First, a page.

As discussed in my previous posts, to meet the demands of the future, the performance measurement team must reconsider many of its longstanding hiring and technology approaches. However, yet another challenge comes from a team’s management of data, the volume of which has increased in lockstep with the pressures impacting these teams.
With more and more data requests coming in from fund managers, performance teams are struggling to respond to ad hoc demands. “It’s the misperception of how easy it is to produce some of the numbers—as people ask for things and they don’t know how much time is required to produce the information, thereby putting pressure on the team. They expect quick and accurate turnarounds,” said one Head of Risk and Performance in the UK during the survey.
Coping with Data Overload
According to our survey, almost half (49%) of Heads of Performance say data is too dispersed across the business for them to provide what is needed. Additionally, 51% sat their greatest conerns regarding the change of systems is disruption. As such, effective management of data emerges as a major issue for Heads of Performance.
As it stands, performance teams are coping with day-to-day reporting, but adding the incremental value asked of them has proven more challenging. Challenges are caused by the need to manage client expectations, a lack of knowledge by end users on how long it takes to produce reports, plus resourcing and systems issues.
Understanding the needs of every performance data consumer is key to an efficient performance team, which is not only responsible for providing “true” performance numbers and added value services, but also governance concerning what is ethical/correct use of performance and diagnostics. Multiple sources of return and attribution data adds risk that governance and validation can be lost, and removes certainty that what is seen by clients and prospects is accurate.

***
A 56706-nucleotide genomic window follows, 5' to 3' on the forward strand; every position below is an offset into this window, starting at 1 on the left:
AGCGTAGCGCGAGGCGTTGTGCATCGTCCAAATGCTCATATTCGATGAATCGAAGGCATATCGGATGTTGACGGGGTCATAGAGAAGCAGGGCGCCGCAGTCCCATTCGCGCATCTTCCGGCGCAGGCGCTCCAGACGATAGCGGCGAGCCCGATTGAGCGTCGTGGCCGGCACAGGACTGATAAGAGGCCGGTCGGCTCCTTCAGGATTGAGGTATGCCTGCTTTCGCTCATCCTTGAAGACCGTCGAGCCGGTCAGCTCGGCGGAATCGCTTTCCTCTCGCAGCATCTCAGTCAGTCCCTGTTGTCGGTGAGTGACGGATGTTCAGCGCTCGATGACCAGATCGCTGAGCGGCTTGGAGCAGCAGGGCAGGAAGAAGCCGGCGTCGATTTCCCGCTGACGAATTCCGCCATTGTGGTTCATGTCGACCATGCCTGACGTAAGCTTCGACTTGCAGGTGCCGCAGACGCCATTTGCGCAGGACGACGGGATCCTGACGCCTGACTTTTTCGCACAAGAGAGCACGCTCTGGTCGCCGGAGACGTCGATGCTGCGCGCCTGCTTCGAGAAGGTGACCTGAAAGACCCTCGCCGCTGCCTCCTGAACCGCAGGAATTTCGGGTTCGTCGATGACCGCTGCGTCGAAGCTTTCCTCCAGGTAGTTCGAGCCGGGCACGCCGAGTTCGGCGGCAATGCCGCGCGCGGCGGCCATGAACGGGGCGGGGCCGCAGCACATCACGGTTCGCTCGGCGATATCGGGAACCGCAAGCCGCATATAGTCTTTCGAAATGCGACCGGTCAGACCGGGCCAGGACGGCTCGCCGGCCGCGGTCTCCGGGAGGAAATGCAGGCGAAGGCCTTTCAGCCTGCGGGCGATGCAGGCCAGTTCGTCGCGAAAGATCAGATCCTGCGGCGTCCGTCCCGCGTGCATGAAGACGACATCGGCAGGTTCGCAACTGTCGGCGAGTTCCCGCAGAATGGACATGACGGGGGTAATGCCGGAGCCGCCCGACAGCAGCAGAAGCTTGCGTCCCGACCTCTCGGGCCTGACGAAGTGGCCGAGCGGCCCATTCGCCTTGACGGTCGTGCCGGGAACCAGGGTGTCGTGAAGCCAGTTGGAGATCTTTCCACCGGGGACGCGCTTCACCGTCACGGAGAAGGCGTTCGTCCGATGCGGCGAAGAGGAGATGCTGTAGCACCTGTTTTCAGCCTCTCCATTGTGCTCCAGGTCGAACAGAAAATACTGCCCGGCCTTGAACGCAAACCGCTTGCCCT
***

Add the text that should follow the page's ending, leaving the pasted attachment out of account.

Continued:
Efficient and appropriate workflow management is an immediate and straightforward option for addressing the problems faced by performance teams. In general, it requires no extra cost and can deliver real efficiency improvements. That being said, the rise of indicative front office analytics could dilute the “one true source” of performance reports. Left unchecked, this could lead to a lack of faith in performance reporting and the acceptance of content that is “less true” than in a single source scenario.
Dean has more than 15 years of experience in performance measurement and risk analytics, primarily as a practitioner but also in sales, client service and product development. Within his role at FactSet, he is responsible for directing performance strategy with the goal of adding rich and robust middle office performance functionality and services to existing products. Dean previously served as global head of product at Bi-Sam.